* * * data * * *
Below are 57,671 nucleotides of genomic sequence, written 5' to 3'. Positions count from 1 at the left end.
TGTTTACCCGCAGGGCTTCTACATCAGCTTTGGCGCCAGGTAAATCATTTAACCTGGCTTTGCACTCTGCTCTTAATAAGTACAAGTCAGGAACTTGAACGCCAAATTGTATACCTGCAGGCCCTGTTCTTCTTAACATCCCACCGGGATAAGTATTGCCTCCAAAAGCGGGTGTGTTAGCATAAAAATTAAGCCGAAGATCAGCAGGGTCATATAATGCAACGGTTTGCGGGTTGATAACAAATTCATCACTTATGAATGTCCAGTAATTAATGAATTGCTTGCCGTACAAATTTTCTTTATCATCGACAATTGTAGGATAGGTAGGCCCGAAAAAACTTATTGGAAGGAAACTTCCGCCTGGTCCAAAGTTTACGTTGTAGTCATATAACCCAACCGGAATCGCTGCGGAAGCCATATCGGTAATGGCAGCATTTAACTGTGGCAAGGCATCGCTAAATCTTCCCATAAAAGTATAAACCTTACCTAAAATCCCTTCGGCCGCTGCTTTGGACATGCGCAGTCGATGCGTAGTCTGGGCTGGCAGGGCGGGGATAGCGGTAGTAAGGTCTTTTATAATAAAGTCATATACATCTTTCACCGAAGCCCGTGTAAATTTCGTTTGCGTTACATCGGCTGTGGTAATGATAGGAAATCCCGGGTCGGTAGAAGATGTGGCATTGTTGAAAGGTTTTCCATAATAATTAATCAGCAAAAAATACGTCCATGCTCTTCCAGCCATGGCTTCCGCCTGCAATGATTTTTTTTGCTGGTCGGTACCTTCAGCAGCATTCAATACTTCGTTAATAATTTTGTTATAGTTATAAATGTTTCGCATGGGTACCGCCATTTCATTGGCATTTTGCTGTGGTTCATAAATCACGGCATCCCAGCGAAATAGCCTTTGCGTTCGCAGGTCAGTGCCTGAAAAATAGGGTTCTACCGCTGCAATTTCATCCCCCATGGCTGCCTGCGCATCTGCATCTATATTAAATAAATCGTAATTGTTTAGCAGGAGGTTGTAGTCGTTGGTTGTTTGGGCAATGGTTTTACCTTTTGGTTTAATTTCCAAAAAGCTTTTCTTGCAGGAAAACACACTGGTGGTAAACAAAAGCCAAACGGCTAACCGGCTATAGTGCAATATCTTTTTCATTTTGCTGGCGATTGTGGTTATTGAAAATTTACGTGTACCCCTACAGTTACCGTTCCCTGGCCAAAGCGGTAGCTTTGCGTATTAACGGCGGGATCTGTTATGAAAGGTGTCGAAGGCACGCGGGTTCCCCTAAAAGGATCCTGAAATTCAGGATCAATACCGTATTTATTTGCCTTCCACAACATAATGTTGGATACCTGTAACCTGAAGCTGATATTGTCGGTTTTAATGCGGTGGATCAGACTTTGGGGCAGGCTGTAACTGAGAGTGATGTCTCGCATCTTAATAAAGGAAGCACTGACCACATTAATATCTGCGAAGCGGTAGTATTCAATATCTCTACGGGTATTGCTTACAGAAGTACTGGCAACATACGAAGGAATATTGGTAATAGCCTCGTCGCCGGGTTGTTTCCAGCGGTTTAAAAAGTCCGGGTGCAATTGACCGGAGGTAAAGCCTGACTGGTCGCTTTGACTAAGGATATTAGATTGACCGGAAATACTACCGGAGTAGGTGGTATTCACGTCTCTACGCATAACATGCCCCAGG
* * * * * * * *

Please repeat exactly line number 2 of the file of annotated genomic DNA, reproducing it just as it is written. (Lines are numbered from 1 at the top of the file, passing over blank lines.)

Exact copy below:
TGTTTACCCGCAGGGCTTCTACATCAGCTTTGGCGCCAGGTAAATCATTTAACCTGGCTTTGCACTCTGCTCTTAATAAGTACAAGTCAGGAACTTGAACGCCAAATTGTATACCTGCAGGCCCTGTTCTTCTTAACATCCCACCGGGATAAGTATTGCCTCCAAAAGCGGGTGTGTTAGCATAAAAATTAAGCCGAAGATCAGCAGGGTCATATAATGCAACGGTTTGCGGGTTGATAACAAATTCATCACTTATGAATGTCCAGTAATTAATGAATTGCTTGCCGTACAAATTTTCTTTATCATCGACAATTGTAGGATAGGTAGGCCCGAAAAAACTTATTGGAAGGAAACTTCCGCCTGGTCCAAAGTTTACGTTGTAGTCATATAACCCAACCGGAATCGCTGCGGAAGCCATATCGGTAATGGCAGCATTTAACTGTGGCAAGGCATCGCTAAATCTTCCCATAAAAGTATAAACCTTACCTAAAATCCCTTCGGCCGCTGCTTTGGACATGCGCAGTCGATGCGTAGTCTGGGCTGGCAGGGCGGGGATAGCGGTAGTAAGGTCTTTTATAATAAAGTCATATACATCTTTCACCGAAGCCCGTGTAAATTTCGTTTGCGTTACATCGGCTGTGGTAATGATAGGAAATCCCGGGTCGGTAGAAGATGTGGCATTGTTGAAAGGTTTTCCATAATAATTAATCAGCAAAAAATACGTCCATGCTCTTCCAGCCATGGCTTCCGCCTGCAATGATTTTTTTTGCTGGTCGGTACCTTCAGCAGCATTCAATACTTCGTTAATAATTTTGTTATAGTTATAAATGTTTCGCATGGGTACCGCCATTTCATTGGCATTTTGCTGTGGTTCATAAATCACGGCATCCCAGCGAAATAGCCTTTGCGTTCGCAGGTCAGTGCCTGAAAAATAGGGTTCTACCGCTGCAATTTCATCCCCCATGGCTGCCTGCGCATCTGCATCTATATTAAATAAATCGTAATTGTTTAGCAGGAGGTTGTAGTCGTTGGTTGTTTGGGCAATGGTTTTACCTTTTGGTTTAATTTCCAAAAAGCTTTTCTTGCAGGAAAACACACTGGTGGTAAACAAAAGCCAAACGGCTAACCGGCTATAGTGCAATATCTTTTTCATTTTGCTGGCGATTGTGGTTATTGAAAATTTACGTGTACCCCTACAGTTACCGTTCCCTGGCCAAAGCGGTAGCTTTGCGTATTAACGGCGGGATCTGTTATGAAAGGTGTCGAAGGCACGCGGGTTCCCCTAAAAGGATCCTGAAATTCAGGATCAATACCGTATTTATTTGCCTTCCACAACATAATGTTGGATACCTGTAACCTGAAGCTGATATTGTCGGTTTTAATGCGGTGGATCAGACTTTGGGGCAGGCTGTAACTGAGAGTGATGTCTCGCATCTTAATAAAGGAAGCACTGACCACATTAATATCTGCGAAGCGGTAGTATTCAATATCTCTACGGGTATTGCTTACAGAAGTACTGGCAACATACGAAGGAATATTGGTAATAGCCTCGTCGCCGGGTTGTTTCCAGCGGTTTAAAAAGTCCGGGTGCAATTGACCGGAGGTAAAGCCTGACTGGTCGCTTTGACTAAGGATATTAGATTGACCGGAAATACTACCGGAGTAGGTGGTATTCACGTCTCTACGCATAACATGCCCCAGG